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Why SCBA face piece fit tests improve firefighter safety

Not properly testing SCBA face pieces put firefighters in danger now and in years to come

Fit testing evaluates the interface between the firefighter’s face and the SCBA face piece to ensure a proper and correct fit. Depending upon legislation in your jurisdiction, fit testing should be done on a yearly basis but must be done every two years. Some jurisdictions require it on an annual basis.

There are two types of fit testing: qualitative and quantitative. The qualitative test requires using a sensitizer to test for an air-tight seal, while the quantitative test uses a device to measure the amount of air from the environment outside the face piece in relation to the air inside the face piece.

The current requirements dictate using quantitative fit-testing methods for any SCBA that is CBRN rated as it produces a truer value for an air-tight fit.

Close shave
One of the biggest obstacles to fit testing is the firefighter’s facial hair. In order for the test to be conducted, the firefighter needs to be clean-shaven so that no facial hair interferes with the seal of the face piece.

This seems to be a big problem within the fire service — having clean-shaven firefighters wearing SCBA. I recently conducted a live burn class and to my surprise, five of the 45 firefighters came with facial scruff. They had to quickly shave it off in order to participate in the class.

The fit test is in a controlled environment but when the firefighter wears an SCBA face piece with facial scruff on the fireground, there will be failing results.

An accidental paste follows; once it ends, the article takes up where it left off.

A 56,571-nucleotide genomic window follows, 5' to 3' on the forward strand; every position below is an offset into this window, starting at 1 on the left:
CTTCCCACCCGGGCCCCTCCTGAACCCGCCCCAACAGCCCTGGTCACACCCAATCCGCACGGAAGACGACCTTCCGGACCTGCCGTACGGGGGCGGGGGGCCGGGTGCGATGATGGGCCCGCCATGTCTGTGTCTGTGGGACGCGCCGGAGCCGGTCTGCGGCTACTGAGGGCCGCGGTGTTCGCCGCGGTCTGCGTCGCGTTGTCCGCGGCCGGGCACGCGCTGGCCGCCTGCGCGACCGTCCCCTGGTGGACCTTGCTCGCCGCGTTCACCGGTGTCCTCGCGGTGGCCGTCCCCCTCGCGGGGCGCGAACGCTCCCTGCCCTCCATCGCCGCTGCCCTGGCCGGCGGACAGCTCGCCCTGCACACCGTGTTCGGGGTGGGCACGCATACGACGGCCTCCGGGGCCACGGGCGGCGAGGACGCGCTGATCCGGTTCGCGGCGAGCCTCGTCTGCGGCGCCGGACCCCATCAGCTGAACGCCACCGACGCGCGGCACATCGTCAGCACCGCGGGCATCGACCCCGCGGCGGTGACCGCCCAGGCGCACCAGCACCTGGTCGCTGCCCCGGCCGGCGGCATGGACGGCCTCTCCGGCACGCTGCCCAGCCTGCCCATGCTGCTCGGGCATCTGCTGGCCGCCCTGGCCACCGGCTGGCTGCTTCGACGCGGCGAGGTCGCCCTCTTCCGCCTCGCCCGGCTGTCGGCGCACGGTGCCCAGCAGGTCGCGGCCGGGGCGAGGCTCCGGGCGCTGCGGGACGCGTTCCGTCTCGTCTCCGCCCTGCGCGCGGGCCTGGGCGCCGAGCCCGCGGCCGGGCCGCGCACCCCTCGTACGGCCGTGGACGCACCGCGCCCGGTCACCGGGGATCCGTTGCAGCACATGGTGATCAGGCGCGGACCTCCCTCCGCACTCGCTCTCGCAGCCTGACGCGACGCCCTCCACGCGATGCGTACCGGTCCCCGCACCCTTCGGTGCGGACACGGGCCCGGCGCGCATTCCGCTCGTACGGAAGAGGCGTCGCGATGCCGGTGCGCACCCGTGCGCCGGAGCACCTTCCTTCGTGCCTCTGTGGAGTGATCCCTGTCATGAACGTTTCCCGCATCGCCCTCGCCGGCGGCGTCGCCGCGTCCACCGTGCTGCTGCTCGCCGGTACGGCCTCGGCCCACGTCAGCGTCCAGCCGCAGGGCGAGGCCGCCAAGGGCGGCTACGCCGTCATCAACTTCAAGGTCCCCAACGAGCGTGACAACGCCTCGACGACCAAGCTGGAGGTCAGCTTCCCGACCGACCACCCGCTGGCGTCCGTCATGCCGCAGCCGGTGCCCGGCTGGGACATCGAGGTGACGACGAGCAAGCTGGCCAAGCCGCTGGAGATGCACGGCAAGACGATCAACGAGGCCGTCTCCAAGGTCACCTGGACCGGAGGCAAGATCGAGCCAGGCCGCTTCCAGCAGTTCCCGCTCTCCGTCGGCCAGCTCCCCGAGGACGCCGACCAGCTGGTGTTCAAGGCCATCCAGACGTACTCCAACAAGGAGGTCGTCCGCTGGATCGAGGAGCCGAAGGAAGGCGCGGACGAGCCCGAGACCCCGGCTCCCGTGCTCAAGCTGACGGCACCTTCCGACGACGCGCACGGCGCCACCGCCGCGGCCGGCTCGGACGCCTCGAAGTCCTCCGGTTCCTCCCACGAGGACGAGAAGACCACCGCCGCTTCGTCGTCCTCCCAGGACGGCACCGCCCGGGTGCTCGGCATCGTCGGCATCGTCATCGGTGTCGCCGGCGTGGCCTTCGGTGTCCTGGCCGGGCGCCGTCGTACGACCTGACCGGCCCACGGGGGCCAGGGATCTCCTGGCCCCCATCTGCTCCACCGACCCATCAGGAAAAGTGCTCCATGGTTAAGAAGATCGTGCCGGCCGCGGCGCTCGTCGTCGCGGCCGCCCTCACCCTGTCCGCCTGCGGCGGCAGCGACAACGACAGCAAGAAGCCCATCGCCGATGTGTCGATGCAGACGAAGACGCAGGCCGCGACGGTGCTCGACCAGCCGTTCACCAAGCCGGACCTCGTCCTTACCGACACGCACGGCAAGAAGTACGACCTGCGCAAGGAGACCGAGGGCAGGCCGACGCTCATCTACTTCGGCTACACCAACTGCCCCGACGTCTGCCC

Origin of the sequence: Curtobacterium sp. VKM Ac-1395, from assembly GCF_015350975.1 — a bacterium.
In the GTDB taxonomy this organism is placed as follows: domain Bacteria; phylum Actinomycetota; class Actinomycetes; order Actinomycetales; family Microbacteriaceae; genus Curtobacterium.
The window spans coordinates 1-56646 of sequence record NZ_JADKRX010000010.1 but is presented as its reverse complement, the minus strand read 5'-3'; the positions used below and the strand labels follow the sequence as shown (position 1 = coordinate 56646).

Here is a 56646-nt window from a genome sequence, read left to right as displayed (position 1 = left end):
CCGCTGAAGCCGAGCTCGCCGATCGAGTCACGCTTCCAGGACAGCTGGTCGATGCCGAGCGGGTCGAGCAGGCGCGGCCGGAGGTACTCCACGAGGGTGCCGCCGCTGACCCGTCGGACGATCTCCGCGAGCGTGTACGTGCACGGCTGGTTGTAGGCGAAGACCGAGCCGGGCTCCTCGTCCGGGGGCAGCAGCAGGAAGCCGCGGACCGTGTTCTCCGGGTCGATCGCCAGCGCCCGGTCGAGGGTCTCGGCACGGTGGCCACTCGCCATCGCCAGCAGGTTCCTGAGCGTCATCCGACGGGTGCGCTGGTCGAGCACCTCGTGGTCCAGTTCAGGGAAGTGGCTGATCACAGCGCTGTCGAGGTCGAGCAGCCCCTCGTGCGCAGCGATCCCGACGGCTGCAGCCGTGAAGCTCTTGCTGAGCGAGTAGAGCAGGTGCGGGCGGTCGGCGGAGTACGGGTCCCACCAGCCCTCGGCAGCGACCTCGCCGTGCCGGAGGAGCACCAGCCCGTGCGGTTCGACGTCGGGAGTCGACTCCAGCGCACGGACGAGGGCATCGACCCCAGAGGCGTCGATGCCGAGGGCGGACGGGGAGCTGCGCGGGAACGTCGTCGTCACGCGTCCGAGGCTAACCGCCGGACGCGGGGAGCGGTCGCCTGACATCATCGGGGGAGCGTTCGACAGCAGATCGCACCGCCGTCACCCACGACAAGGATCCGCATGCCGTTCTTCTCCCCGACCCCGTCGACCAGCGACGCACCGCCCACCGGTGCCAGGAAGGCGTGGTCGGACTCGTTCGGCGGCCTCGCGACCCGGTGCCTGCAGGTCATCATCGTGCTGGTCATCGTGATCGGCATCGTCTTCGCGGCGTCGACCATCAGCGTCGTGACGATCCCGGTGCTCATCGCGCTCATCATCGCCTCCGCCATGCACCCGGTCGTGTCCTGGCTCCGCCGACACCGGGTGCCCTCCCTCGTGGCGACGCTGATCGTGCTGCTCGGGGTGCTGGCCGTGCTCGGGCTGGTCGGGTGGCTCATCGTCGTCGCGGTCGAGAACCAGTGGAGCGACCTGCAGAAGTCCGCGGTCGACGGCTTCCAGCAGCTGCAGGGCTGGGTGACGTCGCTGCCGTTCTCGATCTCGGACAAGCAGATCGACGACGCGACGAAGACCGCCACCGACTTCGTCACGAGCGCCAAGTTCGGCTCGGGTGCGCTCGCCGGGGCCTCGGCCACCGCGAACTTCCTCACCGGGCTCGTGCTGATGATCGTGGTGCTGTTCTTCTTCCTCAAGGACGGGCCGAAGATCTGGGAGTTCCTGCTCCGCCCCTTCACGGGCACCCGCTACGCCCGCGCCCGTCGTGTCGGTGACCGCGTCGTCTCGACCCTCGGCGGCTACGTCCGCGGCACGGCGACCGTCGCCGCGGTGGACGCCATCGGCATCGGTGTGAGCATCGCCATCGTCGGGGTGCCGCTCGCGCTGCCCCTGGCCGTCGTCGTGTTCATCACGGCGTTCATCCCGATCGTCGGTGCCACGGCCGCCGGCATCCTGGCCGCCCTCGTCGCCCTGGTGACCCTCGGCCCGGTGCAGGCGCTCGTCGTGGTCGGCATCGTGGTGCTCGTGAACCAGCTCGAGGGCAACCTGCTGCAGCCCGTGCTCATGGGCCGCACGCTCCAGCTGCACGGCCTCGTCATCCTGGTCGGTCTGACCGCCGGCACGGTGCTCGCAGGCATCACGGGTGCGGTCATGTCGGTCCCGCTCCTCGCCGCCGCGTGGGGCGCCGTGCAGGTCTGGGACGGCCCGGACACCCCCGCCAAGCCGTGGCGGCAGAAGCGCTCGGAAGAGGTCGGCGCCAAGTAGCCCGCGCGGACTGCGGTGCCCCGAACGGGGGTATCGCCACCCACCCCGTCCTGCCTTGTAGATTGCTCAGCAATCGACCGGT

The results may be acute or chronic. Regardless, the results will lead to a deadly end.

Quantitative testing
Many fire departments have policies regarding firefighters’ facial hair and the use of SCBA. It is important to first have these in place and enforce them for the betterment of the firefighter.

The domino affect here is the physiological breakdown of the firefighter over a period of time, eventually leading to the firefighter becoming handicapped.

Another important aspect of the SCBA is the flow test. This also is an annual test to ensure the SCBA is functioning in working condition.

SCBA manufacturer and NFPA health and safety rules require this testing. When SCBAs are not flow tested, they put the firefighter in danger. The mechanical device is exposed to harsh environments and will eventually produce mechanical defects in small or in large part.

Mark van der Feyst has been in the fire service since 1998, currently serving as a firefighter with the Fort Gratiot Fire Department in Michigan. He is an international instructor teaching in Canada, the United States and India. He graduated from Seneca College of Applied and Technologies as a fire protection engineering technologist, and received his bachelor’s degree in fire and life safety studies from the Justice Institute of British Columbia and his master’s degree in safety, security and emergency management from Eastern Kentucky University. van der Feyst is the lead author of the book “Residential Fire Rescue” and “The Tactical Firefighter.” Connect with van der Feyst via email.